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Does your loved one have a "Living Will" that states whether they want CPR to be done if they have no pulse or are not breathing? Who is your loved one's Medical/Health POA and Financial POA? Whomever is taking care of your loved one should have POA so that they can make medical and financial decisions for your loved one when they are no longer able to. Is your loved one living at home or are they in a LTC (Long Term Care/Nursing Home) facility?

The more information that you provide us, the better we can support you during this time of stress and sadness and future loss. {{{HUGS}}}
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People experience differ symptoms when they die depending on the illness or disease that they have. People with kidney disease experience different decline of organ function than those with congestive heart failure or those with Alzheimer’s or dementia, or those with cancer. Your profile does not have any information about your loved one. It would help us if we knew what illnesses or diseases your loved has. Then we could be more specific as to what to expect when your loved one is dying.

Aging Care has a webpage titled “End-of-Life Care: Signs That Death Is Near”  https://www.agingcare.com/articles/end-of-life-care-signs-that-death-is-near-443741.htm

https://www.webmd.com/palliative-care/journeys-end-active-dying#1
According to webmd:
There are changes you can expect to see as an adult body stops working. These are a normal part of dying.
1 to 3 months before death, your loved one is likely to:
--Sleep or doze more
--Eat and drink less
--Withdraw from people and stop doing things they used to enjoy
--Talk less (but if they're a child, more)

1 to 2 weeks before death, the person may feel tired and drained all the time, so much that they don't leave their bed. They could have:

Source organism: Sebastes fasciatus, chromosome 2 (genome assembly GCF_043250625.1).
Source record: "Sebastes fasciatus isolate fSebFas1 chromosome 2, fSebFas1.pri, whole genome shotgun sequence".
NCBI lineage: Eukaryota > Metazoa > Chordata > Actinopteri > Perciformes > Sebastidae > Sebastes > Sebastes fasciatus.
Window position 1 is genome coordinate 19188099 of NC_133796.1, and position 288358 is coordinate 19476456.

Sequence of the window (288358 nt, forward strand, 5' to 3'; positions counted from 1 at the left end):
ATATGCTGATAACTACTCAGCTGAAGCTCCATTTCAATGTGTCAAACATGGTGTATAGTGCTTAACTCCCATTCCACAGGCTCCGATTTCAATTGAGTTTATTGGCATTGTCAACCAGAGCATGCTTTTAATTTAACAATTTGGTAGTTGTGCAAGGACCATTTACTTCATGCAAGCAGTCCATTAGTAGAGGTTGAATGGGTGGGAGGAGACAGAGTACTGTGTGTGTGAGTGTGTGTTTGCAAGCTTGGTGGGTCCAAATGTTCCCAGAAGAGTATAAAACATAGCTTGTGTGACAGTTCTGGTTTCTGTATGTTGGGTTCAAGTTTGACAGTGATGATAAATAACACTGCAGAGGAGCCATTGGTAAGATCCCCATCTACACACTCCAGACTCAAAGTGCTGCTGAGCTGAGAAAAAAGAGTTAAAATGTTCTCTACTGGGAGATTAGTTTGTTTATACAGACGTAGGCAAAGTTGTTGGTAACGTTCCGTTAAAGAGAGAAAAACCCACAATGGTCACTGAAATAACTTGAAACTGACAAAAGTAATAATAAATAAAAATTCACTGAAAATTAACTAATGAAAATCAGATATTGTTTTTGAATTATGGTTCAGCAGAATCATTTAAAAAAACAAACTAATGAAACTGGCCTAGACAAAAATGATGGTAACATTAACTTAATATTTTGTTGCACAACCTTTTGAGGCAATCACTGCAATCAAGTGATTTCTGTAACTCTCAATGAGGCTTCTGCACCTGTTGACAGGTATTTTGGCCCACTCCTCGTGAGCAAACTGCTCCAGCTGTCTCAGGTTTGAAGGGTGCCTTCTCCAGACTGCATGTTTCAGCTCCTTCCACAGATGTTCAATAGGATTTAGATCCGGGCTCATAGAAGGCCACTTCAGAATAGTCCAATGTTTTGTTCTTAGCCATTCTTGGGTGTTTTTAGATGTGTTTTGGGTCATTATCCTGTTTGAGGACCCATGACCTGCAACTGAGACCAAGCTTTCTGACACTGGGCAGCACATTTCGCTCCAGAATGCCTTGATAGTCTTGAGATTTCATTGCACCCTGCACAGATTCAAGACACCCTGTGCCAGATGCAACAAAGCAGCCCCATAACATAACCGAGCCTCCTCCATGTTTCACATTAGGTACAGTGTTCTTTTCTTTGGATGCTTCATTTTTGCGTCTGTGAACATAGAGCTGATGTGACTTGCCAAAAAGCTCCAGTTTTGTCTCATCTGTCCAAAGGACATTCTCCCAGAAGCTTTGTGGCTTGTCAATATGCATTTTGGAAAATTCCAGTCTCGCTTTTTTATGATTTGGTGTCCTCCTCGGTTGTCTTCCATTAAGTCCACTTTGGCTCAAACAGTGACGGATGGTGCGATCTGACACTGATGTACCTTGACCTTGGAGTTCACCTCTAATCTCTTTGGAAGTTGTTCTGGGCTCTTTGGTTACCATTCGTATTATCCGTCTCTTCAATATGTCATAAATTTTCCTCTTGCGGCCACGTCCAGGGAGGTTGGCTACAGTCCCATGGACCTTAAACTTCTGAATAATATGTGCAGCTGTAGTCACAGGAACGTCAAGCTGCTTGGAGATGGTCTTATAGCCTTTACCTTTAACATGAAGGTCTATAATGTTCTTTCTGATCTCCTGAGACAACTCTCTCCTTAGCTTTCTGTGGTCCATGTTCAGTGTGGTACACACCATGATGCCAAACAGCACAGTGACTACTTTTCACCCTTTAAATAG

--Different sleep-wake patterns
--Little appetite and thirst
--Fewer and smaller bowel movements and less pee
--More pain
--Changes in blood pressure, breathing, and heart rate (such as difficulty breathing)
--Body temperature ups and downs that may leave their skin cool, warm, moist, or pale
--Congested breathing from the buildup in the back of their throat
--Confusion or seem to be in a daze
--Breathing trouble
--Have a hard time taking medicine by mouth.
--Hallucinations and visions, especially of long-gone loved ones, can be comforting. If seeing and talking to someone who isn't there makes the person who's dying happier, you don't need to try to convince them that they aren't real. It may upset them and make them argue and fight with you.

When death is within days or hours, your loved one may:
--Not want food or drink
--Stop peeing and having bowel movements
--Grimace, groan, or scowl from pain
You may notice their:
--Eyes tear or glaze over
--Pulse and heartbeat are irregular or hard to feel or hear
--Body temperature drops
--Skin on their knees, feet, and hands turns a mottled bluish-purple (often in the last 24 hours)
--Breathing is interrupted by gasping and slows until it stops entirely
--If they're not already unconscious, your loved one may drift in and out. But they probably can still hear and feel.

At the End
In the last days or hours, your loved one may become restless and confused and have hallucinations so upsetting they may cry out, strike out, or try to climb out of bed. Stay with them. Try to keep them calm with soothing music and gentle touch. Sometimes medication helps.

The room should be well lit, but not bright. Make it as quiet and peaceful as possible. Constantly assure them that you're there.

Ironically, a loved one may also become clear-headed in their final hours.

When to Say Good-bye
One of the hardest decisions is when to call in people to say good-bye and to make memories for the future.

Let family members and close friends know as soon as it's obvious that death is near. The care team can help you all prepare for what's coming, both what will happen to your loved one and your own physical and emotional reactions. Being together allows family members to support each other, too.

Even though you've gathered, don't assume it means you'll be there at the end. Often the person doesn't die until those who sat with them for hours have left, as if he or she was unable to let go while the ones they loved were there.

Help and Support
Caregivers, families, and friends of someone who is dying can turn to:

Family Caregiver Alliance
Hospice Foundation of America
National Caregivers Library
National Hospice and Palliative Care Organization
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